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Flashcards in Theory Of Mind (TOM) Deck (14):
1

What is Theory of Mind? (ToM)

It is NOT a psychological theory.

It is our personal understanding of what other people are thinking and feeling. Sometimes called “mind-reading”

2

The emergence of simple TOM can be seen in toddlers by means of intentional reasoning research.
What method can be used to to assess a more sophisticated level of TOM in 3-4 year olds?

False belief task

3

Why were false belief tasks developed?

In order to test whether children can understand that people can believe something that’s not true.

4

Wimmer and Perner false belief task:

-they told 3 & 4 year olds a story in which Max left his chocolate in a blue cupboard in the kitchen and then went to the playground
-later his mother used some chocolate in her cooking and put it back in the green cupboard
-the children were asked where Max would look for his chocolate when he gets back

- most 3 year olds answered incorrectly and said he would look in the green cupboard
-BUT most 4 year olds correctly identified the blue cupboard

This suggests that TOM undergoes a shift and becomes more advanced at around 4 years old.

5

Sally Ann study as an example of false belief test and used to assess Theory of Mind:

-sally puts her ball in a basket, while she is out of the room, Anne moves the ball to a box
-the child sees all of this happening
-then sally comes back into the room to look for her ball; the child is asked where Sally will look

6

What will children with a Theory of Mind say in response to the Sally Ann study?

They will understand that Sally and Anne think differently i.e. that Sally will look for the ball in the place that she put it ( because she doesn’t know what Anne knows)

7

What will children with NO Theory of Mind say in response to the Sally Ann study?

They cannot understand that Sally and Anne think differently or that Sally thinks differently to themselves.
If the child knows that the ball is now in the box, they will assume that everyone else sees the world like this too.

8

Theory of Mind in typical development: Baron Cohen

-developing children develop the theory of Mind at around 4 years old. This is the same time they usually start pretend play where one object symbolises another.

At this age typically developing children are able to understand that other people have their own minds and think differently.

The ability to read minds about what other people believe to be the case in any given situation allows us to predict what they will do.
Lacking this ability would make social interaction very difficult and the absence of a theory of Mind would explain the core deficits of autism.

9

Mind blindness in children with autism: Baron Cohen

Baron Cohen thinks autistic children do not develop a theory of Mind and therefore are unable to develop the complex skills of social interaction that other children develop easily.

Described this as mind-blindness

Suggests that autistic individuals are not able to represent to themselves the inner mental states of others and therefore unable to think about how others might think or feel, which explains why they find other people’s behaviour confusing and unpredictable.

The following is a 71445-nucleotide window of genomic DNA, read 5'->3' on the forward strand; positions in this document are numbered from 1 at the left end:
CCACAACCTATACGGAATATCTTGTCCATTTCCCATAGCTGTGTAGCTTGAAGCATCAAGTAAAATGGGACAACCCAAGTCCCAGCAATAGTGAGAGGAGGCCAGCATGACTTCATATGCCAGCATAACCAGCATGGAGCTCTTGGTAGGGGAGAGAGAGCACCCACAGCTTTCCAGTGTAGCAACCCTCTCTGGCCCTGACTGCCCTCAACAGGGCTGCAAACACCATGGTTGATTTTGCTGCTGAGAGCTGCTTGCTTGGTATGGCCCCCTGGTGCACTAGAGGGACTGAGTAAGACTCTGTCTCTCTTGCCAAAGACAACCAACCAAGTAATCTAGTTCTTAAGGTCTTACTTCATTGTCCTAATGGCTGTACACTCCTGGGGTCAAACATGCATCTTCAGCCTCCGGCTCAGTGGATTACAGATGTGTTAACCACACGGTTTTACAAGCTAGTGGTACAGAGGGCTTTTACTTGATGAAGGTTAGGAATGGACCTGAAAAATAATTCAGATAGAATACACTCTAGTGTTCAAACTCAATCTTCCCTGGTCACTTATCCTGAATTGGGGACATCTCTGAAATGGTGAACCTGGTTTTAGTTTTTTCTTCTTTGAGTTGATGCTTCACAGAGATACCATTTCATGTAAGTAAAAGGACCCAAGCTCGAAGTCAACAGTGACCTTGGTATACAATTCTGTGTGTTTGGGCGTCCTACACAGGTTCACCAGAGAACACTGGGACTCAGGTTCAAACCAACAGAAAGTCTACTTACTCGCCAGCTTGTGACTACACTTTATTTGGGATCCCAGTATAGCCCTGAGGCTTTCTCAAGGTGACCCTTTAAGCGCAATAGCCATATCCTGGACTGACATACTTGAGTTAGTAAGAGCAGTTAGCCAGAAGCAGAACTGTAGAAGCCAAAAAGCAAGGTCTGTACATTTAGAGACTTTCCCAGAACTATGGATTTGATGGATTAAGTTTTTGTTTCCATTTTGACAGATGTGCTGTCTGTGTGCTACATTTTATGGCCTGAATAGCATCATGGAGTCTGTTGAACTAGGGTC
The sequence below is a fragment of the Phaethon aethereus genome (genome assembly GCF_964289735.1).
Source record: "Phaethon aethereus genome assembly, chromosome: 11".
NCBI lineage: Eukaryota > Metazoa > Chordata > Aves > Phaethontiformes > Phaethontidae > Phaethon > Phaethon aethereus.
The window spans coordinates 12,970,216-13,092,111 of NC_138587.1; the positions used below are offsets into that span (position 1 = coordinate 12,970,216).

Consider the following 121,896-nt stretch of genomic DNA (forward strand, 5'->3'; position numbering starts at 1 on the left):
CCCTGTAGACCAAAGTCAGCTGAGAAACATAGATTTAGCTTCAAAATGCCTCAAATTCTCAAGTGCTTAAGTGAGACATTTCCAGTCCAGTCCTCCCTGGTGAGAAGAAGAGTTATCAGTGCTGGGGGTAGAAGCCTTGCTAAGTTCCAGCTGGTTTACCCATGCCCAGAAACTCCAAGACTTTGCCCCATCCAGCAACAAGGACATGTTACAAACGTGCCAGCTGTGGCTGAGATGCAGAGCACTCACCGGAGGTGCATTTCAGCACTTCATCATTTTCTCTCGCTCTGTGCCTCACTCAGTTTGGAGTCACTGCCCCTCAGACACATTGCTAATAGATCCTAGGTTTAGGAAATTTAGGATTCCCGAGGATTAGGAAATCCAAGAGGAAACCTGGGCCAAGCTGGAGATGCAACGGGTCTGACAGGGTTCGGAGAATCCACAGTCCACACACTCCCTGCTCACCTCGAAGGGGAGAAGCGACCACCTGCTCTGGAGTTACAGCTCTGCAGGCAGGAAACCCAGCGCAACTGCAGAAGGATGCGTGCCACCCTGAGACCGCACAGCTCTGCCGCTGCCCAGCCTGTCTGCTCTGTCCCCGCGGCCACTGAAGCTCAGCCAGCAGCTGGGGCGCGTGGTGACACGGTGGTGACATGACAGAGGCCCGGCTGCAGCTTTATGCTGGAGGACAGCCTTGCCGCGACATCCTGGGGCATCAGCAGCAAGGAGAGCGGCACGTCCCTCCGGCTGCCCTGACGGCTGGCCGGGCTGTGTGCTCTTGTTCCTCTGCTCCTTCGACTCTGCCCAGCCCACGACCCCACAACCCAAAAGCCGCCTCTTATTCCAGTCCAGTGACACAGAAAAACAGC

10

Baron Cohen study to show that ASD (autistic syndrome disorder) involves a TOM deficit:

20 high functioning children diagnosed as being ASD and control group of 14 children with Down’s syndrome and 27 without a diagnosis were individually administered the Sally Ann test

RESULTS: -85% if children in the control group correctly identified where Sally would look for her marble
-however only 4 if the children in the ASD group were able to answer it
-this difference demonstrates that ASD involves a TOM deficit

11

What is Asperger syndrome?

A type of ASD characterised by problems with empathy, social communication and imagination but normal language development.

12

Baron Cohen research on adults struggling with Asperger’s syndrome:

-studies of older children and adults with AS showed that this group succeeded easily in false belief tasks

-but Baron-Cohen developed a more challenging task: the eye task

-the eye task involves reading complex emotions in pictures of faces just showing the eyes

-they found adults with AS struggles with the eyes test and so supported the idea that TOM deficits might be a cause of ASD.

13

Evaluation of the Sally-Ann task:

-most research on theory of Mind use the Sally-Ann task

-BUT Bloom and German suggest it lacks validity because to succeed it requires other cognitive abilities, for example memory. This is a lot of information for a 3 year old to remember.
- some studies have given ASD children visual aids to help them remember and found younger ASD children often succeed.

14

Evaluation of TOM:

-TOM research has been extremely useful in helping others understand the experiences of those on the autistic spectrum

HOWEVER, TOM and perspective taking appear to be closely related cognitive abilities. The problem is that many of the methods used to study TOM could be simple measures of perspective taking.
The perspective taking tasks also distinguish between children on the autistic spectrum and others, just like performance on the TOM.

The possibility that much of the research into TOM May simply be measuring perspective taking is a further challenge to the validity of TOM research